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5 Ways Pasture-Raised Dairy Rises To The Top

A cow grazes on a pasture. Credit: Copyright 2015 Lynne Curry

A cow grazes on a pasture. Credit: Copyright 2015 Lynne Curry

Spring, on farms throughout the U.S., is marked by beginning of a new grass season. And when it arrives, cattle stop feeding on winter hay and go back to pasture. For farmers, “pasture” is a specific term that means paddocks of diverse grasses and plants — what celebrity farmer Joel Salatin refers to as a “salad bar” — the basis for every grazing animal’s natural diet.

Suddenly, this farm-based term is showing up in grocery stores on cartons of milk, on blocks of butter and cheese. “Pasture” and “pasture-raised” are becoming part of our food lingo. The question is, what does “pasture” really mean to us as consumers and eaters?

Here are five basic facts to remember when you’re choosing between conventional dairy products and these new offerings.

1. Pasture-raised is not the same as 100% grass-fed

Pasture

‘Pasture-raised’ is not a legal term. Credit: istock/James Vancouver

Like many food labels, the term “pasture” can be more confusing than clarifying since it has no legal definition and is unregulated. Generally, it infers that the cattle are granted some access to pasture though they may still be confined and fed grains. It also does not guarantee that the feed was antibiotic- and hormone-free (only the USDA Organic label, which is strictly defined and regulated, does that). By contrast, certified 100% grass-fed milk, butter and cheeses come from cows that grazed exclusively at nature’s salad bar. (Animal Welfare Approved has published the most extensive and understandable guide, a free download called Food Labels Exposed: A Definitive Guide to Common Food Labels Terms and Claims.)

2. It’s all about fats, the good kind

Flaxseed

Grass-fed dairy provides some of the same good fats found in flaxseed. Credit: iStock/Yelena Yemchuk

You wouldn’t think that grasses contain fats, but they do: essential fatty acids that get synthesized into the fats, including butterfats, of cattle that eat them. The more grasses dairy cattle consume in relation to grain, the higher the level of omega-3s — the good fat founds in flaxseed and fish. Products from 100% grass-fed animals has what nutritionists consider the ideal ratio of omega-3 and omega-6. CLA, or conjugated linoleic acid, is another fat desirable for its potential cancer-preventing, heart disease-reducing and supportive immune system properties. While health experts haven’t agreed on a daily intake for CLA, they all concur that we can all use more of it. And the only place to get it is from animal products from pastured animals that eat mostly grass.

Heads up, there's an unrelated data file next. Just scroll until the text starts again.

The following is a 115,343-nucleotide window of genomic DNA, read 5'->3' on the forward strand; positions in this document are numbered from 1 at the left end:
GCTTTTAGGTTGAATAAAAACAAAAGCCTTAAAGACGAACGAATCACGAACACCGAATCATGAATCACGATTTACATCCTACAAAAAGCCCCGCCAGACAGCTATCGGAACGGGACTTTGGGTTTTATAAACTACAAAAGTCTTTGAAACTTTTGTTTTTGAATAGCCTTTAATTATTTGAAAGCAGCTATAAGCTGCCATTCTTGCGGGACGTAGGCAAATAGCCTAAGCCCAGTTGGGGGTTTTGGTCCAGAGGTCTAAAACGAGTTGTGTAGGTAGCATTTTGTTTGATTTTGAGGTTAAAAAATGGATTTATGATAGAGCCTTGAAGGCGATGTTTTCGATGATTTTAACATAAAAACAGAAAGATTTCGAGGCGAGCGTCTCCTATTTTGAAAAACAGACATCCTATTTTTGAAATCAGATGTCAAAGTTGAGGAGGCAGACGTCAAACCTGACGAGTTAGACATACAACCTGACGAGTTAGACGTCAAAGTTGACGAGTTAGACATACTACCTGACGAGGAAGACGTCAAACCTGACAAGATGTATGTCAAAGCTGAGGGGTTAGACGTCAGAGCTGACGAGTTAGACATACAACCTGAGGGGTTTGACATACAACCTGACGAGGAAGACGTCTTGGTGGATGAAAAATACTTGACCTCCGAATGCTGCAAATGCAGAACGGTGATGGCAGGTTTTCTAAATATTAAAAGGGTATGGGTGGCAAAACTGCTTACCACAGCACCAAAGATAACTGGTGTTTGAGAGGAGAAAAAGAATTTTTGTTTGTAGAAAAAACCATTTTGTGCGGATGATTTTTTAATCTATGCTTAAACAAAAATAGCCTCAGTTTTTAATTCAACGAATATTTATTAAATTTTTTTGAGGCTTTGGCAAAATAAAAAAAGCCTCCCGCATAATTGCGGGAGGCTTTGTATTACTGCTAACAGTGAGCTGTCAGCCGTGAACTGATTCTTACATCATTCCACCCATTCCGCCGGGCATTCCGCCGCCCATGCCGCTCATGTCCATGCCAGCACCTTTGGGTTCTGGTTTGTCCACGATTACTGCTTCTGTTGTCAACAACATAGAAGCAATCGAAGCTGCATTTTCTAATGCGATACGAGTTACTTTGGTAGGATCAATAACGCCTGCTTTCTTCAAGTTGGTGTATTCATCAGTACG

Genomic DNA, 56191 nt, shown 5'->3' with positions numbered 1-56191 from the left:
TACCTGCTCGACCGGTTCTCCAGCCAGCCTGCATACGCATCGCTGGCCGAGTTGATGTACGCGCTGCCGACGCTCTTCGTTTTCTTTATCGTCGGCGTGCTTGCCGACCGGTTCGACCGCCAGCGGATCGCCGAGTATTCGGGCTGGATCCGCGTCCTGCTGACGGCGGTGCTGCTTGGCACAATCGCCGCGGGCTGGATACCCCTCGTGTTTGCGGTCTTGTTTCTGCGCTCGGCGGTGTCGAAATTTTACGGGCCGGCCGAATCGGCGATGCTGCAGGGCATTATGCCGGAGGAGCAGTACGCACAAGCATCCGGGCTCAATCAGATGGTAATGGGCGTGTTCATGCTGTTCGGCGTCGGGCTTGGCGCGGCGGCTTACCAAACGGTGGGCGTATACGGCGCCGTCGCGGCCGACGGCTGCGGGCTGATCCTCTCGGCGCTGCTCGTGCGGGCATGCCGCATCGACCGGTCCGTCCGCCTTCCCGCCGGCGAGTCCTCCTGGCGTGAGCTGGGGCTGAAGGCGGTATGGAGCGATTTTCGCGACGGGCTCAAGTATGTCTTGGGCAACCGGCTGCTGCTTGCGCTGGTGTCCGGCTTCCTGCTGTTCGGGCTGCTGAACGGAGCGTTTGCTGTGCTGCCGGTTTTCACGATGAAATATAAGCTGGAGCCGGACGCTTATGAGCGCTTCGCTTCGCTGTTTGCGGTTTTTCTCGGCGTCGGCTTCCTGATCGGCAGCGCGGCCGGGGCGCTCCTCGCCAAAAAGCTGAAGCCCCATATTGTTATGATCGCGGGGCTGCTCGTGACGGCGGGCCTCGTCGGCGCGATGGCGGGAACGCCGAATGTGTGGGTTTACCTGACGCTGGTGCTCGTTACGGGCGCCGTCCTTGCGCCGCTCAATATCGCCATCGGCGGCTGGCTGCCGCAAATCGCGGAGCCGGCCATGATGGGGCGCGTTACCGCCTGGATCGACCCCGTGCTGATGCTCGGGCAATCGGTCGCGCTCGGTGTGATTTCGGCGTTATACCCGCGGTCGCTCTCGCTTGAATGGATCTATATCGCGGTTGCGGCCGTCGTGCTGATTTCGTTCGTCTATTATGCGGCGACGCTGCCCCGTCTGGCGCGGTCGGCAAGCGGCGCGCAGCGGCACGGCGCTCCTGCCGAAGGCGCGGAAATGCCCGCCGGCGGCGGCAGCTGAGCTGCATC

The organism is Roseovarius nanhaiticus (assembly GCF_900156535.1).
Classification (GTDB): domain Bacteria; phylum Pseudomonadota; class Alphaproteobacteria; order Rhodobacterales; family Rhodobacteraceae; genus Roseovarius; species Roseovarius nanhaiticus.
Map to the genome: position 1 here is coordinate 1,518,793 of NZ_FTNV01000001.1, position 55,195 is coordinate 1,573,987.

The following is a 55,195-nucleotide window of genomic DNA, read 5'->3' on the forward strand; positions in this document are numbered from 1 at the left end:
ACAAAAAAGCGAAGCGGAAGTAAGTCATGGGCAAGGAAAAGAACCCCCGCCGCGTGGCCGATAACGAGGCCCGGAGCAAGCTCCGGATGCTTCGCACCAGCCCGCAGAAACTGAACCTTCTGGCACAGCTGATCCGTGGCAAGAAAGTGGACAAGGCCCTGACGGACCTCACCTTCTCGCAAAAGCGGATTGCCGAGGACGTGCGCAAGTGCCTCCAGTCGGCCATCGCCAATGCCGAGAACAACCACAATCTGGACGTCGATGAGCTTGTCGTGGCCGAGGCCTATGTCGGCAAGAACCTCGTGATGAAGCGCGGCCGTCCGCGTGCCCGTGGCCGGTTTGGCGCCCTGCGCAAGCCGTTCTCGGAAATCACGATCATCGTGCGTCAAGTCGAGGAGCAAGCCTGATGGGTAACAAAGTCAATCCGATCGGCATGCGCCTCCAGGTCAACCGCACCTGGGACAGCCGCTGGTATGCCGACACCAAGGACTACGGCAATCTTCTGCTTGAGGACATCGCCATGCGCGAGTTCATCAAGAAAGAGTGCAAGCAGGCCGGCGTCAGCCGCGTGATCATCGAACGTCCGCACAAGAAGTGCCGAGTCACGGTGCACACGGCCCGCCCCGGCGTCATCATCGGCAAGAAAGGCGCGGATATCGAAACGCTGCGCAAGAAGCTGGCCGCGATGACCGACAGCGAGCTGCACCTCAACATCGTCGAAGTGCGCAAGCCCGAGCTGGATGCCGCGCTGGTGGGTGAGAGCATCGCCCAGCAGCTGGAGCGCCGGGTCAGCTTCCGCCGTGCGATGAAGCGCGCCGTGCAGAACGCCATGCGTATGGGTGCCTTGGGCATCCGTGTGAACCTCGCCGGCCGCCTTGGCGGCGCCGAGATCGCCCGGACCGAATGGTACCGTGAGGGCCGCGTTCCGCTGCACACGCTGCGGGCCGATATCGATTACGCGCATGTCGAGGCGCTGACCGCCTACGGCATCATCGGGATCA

3. Plus, antioxidants and vitamins

Dairy products

More nutrients in grass lead to more nutrients in dairy products. Credit: iStock/Ina Peters

When cows spend more time on pasture, they consume more of the nutrients in grasses. Loads more of vitamins A and E as well as beta carotene are present in the pastured milk, butter and cheese, all believed to protect against cancer-causing free radicals and to boost immunity.

4. You can see the color and taste the difference

Butter

Pastured butter differs in color and texture than other butters. Credit: iStock/Seksanwangjaisuk

Those extra carotenes show up in the butterfat from pasture-raised animals. Do a test for yourself and compare pastured butter from a national producer such as Organic Valley to conventional butter. You’ll immediately notice how the pastured butter is sun gold yellow instead of pale. Spread each on a piece of toast and notice how the softer, unsaturated butterfat in the pastured butter spreads more smoothly while the butter from cows without access to pasture tends to crumble. Finally, taste each one (try it blind) to experience the depth and nuances of flavor you might have been missing.

5. It costs more. Here’s why.

Cows in pasture

Cows can’t graze on pasture all year, and the limited season has an impact on products’ prices. Credit: iStock/Naumoid

Each year, the grass season only lasts so long. So production of pastured milk and butter is limited. Dairy products from animals that are 100% grass-fed — or raised on nothing but pasture — are more costly because the cows yield less milk than those raised in confinement dairies.

Main photo: Pasture-raised isn’t the same as grass-fed when it comes to dairy cows. Credit: Copyright 2015 Lynne Curry

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Zester Daily contributor Lynne Curry is an independent writer based in the mountains of eastern Oregon and the author of "Pure Beef: An Essential Guide to Artisan Beef with Recipes for Every Cut" (Running Press, 2012). She blogs at ruraleating.com

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